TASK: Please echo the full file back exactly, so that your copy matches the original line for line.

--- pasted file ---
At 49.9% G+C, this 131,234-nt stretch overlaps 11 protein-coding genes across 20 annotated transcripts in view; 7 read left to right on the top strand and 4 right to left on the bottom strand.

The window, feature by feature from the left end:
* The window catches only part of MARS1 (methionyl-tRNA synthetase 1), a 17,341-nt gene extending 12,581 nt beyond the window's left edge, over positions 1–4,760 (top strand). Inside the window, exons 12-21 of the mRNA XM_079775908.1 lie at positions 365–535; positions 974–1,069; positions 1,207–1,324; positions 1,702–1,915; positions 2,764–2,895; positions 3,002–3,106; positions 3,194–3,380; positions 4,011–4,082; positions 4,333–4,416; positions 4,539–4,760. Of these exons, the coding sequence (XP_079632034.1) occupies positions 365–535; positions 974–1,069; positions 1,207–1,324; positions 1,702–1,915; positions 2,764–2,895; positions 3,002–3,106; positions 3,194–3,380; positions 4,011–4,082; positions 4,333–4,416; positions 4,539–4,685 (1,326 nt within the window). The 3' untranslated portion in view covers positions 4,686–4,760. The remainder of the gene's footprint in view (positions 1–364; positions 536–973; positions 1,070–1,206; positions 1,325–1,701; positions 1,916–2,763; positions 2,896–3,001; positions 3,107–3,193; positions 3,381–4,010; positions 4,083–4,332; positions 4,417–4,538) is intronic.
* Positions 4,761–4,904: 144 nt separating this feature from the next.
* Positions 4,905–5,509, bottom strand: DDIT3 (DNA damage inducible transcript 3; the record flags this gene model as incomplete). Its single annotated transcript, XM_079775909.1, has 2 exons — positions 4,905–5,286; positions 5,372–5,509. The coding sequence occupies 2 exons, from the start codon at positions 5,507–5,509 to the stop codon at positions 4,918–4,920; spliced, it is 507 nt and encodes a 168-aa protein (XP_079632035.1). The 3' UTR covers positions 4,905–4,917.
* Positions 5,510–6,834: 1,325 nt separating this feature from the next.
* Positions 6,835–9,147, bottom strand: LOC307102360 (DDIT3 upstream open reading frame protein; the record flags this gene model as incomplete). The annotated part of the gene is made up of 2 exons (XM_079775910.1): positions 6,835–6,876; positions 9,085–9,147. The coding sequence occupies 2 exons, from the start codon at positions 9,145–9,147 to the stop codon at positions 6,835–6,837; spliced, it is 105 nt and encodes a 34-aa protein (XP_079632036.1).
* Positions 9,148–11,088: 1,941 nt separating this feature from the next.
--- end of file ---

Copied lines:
At 49.9% G+C, this 131,234-nt stretch overlaps 11 protein-coding genes across 20 annotated transcripts in view; 7 read left to right on the top strand and 4 right to left on the bottom strand.

The window, feature by feature from the left end:
* The window catches only part of MARS1 (methionyl-tRNA synthetase 1), a 17,341-nt gene extending 12,581 nt beyond the window's left edge, over positions 1–4,760 (top strand). Inside the window, exons 12-21 of the mRNA XM_079775908.1 lie at positions 365–535; positions 974–1,069; positions 1,207–1,324; positions 1,702–1,915; positions 2,764–2,895; positions 3,002–3,106; positions 3,194–3,380; positions 4,011–4,082; positions 4,333–4,416; positions 4,539–4,760. Of these exons, the coding sequence (XP_079632034.1) occupies positions 365–535; positions 974–1,069; positions 1,207–1,324; positions 1,702–1,915; positions 2,764–2,895; positions 3,002–3,106; positions 3,194–3,380; positions 4,011–4,082; positions 4,333–4,416; positions 4,539–4,685 (1,326 nt within the window). The 3' untranslated portion in view covers positions 4,686–4,760. The remainder of the gene's footprint in view (positions 1–364; positions 536–973; positions 1,070–1,206; positions 1,325–1,701; positions 1,916–2,763; positions 2,896–3,001; positions 3,107–3,193; positions 3,381–4,010; positions 4,083–4,332; positions 4,417–4,538) is intronic.
* Positions 4,761–4,904: 144 nt separating this feature from the next.
* Positions 4,905–5,509, bottom strand: DDIT3 (DNA damage inducible transcript 3; the record flags this gene model as incomplete). Its single annotated transcript, XM_079775909.1, has 2 exons — positions 4,905–5,286; positions 5,372–5,509. The coding sequence occupies 2 exons, from the start codon at positions 5,507–5,509 to the stop codon at positions 4,918–4,920; spliced, it is 507 nt and encodes a 168-aa protein (XP_079632035.1). The 3' UTR covers positions 4,905–4,917.
* Positions 5,510–6,834: 1,325 nt separating this feature from the next.
* Positions 6,835–9,147, bottom strand: LOC307102360 (DDIT3 upstream open reading frame protein; the record flags this gene model as incomplete). The annotated part of the gene is made up of 2 exons (XM_079775910.1): positions 6,835–6,876; positions 9,085–9,147. The coding sequence occupies 2 exons, from the start codon at positions 9,145–9,147 to the stop codon at positions 6,835–6,837; spliced, it is 105 nt and encodes a 34-aa protein (XP_079632036.1).
* Positions 9,148–11,088: 1,941 nt separating this feature from the next.